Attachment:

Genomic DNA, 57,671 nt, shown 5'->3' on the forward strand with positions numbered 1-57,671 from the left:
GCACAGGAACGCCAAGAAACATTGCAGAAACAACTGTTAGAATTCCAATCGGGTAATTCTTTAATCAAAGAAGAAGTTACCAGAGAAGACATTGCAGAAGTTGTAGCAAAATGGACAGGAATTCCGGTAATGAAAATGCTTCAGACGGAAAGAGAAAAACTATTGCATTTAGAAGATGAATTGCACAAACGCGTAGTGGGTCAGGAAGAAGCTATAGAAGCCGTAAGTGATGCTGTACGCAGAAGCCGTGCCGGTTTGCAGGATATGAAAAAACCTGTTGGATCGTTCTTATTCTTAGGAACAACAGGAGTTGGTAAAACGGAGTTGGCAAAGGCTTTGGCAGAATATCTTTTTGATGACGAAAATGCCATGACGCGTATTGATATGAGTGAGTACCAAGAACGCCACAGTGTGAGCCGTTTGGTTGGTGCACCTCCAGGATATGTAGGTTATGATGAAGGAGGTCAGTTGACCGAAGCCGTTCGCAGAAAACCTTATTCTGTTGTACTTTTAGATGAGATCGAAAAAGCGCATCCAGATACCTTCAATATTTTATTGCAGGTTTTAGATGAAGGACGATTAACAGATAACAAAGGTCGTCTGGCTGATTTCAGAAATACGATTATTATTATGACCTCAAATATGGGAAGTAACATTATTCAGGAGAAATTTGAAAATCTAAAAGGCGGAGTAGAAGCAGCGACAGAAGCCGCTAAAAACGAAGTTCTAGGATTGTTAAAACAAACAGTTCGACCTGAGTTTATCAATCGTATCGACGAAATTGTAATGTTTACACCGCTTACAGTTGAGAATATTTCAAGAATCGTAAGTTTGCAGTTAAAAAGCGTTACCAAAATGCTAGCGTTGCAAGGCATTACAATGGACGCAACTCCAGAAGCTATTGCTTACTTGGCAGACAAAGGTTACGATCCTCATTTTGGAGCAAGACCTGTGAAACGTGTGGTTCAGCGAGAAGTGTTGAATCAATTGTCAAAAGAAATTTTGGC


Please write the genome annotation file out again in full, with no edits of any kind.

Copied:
Genomic DNA, 57,671 nt, shown 5'->3' on the forward strand with positions numbered 1-57,671 from the left:
GCACAGGAACGCCAAGAAACATTGCAGAAACAACTGTTAGAATTCCAATCGGGTAATTCTTTAATCAAAGAAGAAGTTACCAGAGAAGACATTGCAGAAGTTGTAGCAAAATGGACAGGAATTCCGGTAATGAAAATGCTTCAGACGGAAAGAGAAAAACTATTGCATTTAGAAGATGAATTGCACAAACGCGTAGTGGGTCAGGAAGAAGCTATAGAAGCCGTAAGTGATGCTGTACGCAGAAGCCGTGCCGGTTTGCAGGATATGAAAAAACCTGTTGGATCGTTCTTATTCTTAGGAACAACAGGAGTTGGTAAAACGGAGTTGGCAAAGGCTTTGGCAGAATATCTTTTTGATGACGAAAATGCCATGACGCGTATTGATATGAGTGAGTACCAAGAACGCCACAGTGTGAGCCGTTTGGTTGGTGCACCTCCAGGATATGTAGGTTATGATGAAGGAGGTCAGTTGACCGAAGCCGTTCGCAGAAAACCTTATTCTGTTGTACTTTTAGATGAGATCGAAAAAGCGCATCCAGATACCTTCAATATTTTATTGCAGGTTTTAGATGAAGGACGATTAACAGATAACAAAGGTCGTCTGGCTGATTTCAGAAATACGATTATTATTATGACCTCAAATATGGGAAGTAACATTATTCAGGAGAAATTTGAAAATCTAAAAGGCGGAGTAGAAGCAGCGACAGAAGCCGCTAAAAACGAAGTTCTAGGATTGTTAAAACAAACAGTTCGACCTGAGTTTATCAATCGTATCGACGAAATTGTAATGTTTACACCGCTTACAGTTGAGAATATTTCAAGAATCGTAAGTTTGCAGTTAAAAAGCGTTACCAAAATGCTAGCGTTGCAAGGCATTACAATGGACGCAACTCCAGAAGCTATTGCTTACTTGGCAGACAAAGGTTACGATCCTCATTTTGGAGCAAGACCTGTGAAACGTGTGGTTCAGCGAGAAGTGTTGAATCAATTGTCAAAAGAAATTTTGGC